CHICAGO There are some
bright spots for steel as signs point to growth in the
automotive, agricultural equipment, oil and gas, and mining
markets, but the extent to which demand improves this year
remains to be seen, market players say.
Economic indicators "point to
very strong growth, whether its automotive, agricultural
equipment, certainly anything to do with oil and gas, and
mining," Lisa Goldenberg, president of Delaware Steel Co., Fort
Washington, Pa., said during an AMM-led roundtable at
a recent Association of Steel Distributors meeting in Detroit.
"Has anyone called up and given us the largest order weve
seen in three years? No. Nonetheless, the numbers are
Any upswing in demand, however,
could be a subtle one. "(It could be) incremental improvement
that you dont know you have until after its
happened," she said. "Thats whats so tricky about
this recovery. At no point is (business) awesome. But
incrementally, industry by industry, it is better."
Even housing"the runt of
the litter"is doing better, Goldenberg added.
Industries Inc. is "entering 2013 with a bang," Tony Butera,
president of the Taylor, Mich.-based toll processor, said. "Our
order book and backlog are super. Im getting orders from
people I never expected to getcoming from Canada, for
heavens sake. I expect 2013 to be a really good
Mike Dallek, president of MD
Metals Inc., Bedford Park, Ill., is seeing equipment being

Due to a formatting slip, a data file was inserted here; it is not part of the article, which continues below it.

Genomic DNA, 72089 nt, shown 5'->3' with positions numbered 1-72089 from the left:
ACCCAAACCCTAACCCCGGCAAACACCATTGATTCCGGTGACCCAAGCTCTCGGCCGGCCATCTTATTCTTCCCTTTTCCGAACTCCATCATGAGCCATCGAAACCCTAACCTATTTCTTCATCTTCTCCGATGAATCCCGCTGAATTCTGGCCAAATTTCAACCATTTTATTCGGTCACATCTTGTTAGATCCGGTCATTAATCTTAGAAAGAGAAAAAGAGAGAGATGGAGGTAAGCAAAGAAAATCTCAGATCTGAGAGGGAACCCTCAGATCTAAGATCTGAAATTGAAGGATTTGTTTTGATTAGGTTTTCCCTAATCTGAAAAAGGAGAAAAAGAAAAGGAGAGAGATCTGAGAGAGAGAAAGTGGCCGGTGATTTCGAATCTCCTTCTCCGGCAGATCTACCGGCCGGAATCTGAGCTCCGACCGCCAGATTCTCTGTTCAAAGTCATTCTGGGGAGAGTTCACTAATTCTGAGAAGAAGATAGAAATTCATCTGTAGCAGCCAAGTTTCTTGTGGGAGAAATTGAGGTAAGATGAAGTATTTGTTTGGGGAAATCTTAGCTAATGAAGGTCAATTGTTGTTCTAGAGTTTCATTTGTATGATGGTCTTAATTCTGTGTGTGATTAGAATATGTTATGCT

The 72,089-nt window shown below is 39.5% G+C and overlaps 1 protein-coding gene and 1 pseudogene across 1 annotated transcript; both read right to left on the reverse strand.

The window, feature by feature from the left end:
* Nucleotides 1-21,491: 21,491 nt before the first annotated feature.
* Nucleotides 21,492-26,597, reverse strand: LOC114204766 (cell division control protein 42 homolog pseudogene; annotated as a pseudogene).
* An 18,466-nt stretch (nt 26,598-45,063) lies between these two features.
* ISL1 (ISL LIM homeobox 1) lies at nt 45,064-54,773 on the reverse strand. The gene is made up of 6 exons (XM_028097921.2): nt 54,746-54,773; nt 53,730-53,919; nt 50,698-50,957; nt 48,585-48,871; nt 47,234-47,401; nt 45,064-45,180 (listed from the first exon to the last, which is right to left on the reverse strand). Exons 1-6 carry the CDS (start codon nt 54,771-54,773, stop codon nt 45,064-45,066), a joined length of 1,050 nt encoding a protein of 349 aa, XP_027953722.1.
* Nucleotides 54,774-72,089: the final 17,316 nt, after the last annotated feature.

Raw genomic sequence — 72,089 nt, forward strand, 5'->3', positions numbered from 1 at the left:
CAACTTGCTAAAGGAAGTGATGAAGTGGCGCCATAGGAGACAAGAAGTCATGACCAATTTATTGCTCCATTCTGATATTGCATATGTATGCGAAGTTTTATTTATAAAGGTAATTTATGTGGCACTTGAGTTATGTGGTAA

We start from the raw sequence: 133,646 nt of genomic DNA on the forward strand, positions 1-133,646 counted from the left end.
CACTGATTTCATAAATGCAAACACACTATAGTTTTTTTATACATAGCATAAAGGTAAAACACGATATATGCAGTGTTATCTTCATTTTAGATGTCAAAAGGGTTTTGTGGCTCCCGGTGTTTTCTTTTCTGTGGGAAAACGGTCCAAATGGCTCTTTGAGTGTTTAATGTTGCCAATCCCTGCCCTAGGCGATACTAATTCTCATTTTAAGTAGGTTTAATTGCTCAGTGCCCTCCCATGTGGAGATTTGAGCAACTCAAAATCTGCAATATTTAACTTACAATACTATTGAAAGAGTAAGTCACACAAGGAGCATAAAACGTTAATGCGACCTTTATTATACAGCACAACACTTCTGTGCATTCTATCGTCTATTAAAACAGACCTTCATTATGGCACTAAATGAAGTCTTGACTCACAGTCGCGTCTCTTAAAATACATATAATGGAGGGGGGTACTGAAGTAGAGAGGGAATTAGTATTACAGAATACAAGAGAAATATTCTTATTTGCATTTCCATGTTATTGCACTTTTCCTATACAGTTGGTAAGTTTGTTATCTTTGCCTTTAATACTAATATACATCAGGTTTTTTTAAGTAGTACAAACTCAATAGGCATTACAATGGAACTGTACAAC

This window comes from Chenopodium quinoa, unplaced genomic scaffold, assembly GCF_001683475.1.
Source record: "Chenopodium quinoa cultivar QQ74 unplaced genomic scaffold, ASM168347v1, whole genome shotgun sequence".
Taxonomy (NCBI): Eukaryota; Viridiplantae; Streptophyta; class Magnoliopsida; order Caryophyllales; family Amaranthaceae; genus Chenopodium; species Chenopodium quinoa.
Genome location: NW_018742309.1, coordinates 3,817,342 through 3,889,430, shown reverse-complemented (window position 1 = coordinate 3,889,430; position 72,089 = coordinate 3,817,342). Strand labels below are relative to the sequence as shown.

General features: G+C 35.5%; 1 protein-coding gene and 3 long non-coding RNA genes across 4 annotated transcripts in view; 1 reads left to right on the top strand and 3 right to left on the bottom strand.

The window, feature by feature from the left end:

built, such as heavy forklifts, to service "booming shale gas
projects," as well as increased fabrication work for
construction projects, he said.
"Everyone says (natural gas
drilling) is a game-changer. Apparently, it is," he said.
On the other hand, those bright
spots dont disguise the fact that excess steel supply
exists, Jim Gerth, executive vice president of commercial at
Bedford Park-based Alliance Steel LLC, said.
"Look at the strength of the
mill order book tied to automotive, and then look at mini-mill
lead times. Theres the story," he said. "I think there is
too much steel."
Although auto demand "is great,"
where producers actually make money is when business picks up
at small and mid-size manufacturers.
"Right now, they are not in the
market," Bill Feniger, president of Universal Metals LLC,
Toledo, Ohio, said. "Outside of automotive-grade steels, you
can get anything you want really quickly. That is not a good
sign. Raising prices is great. Lets hope it keeps them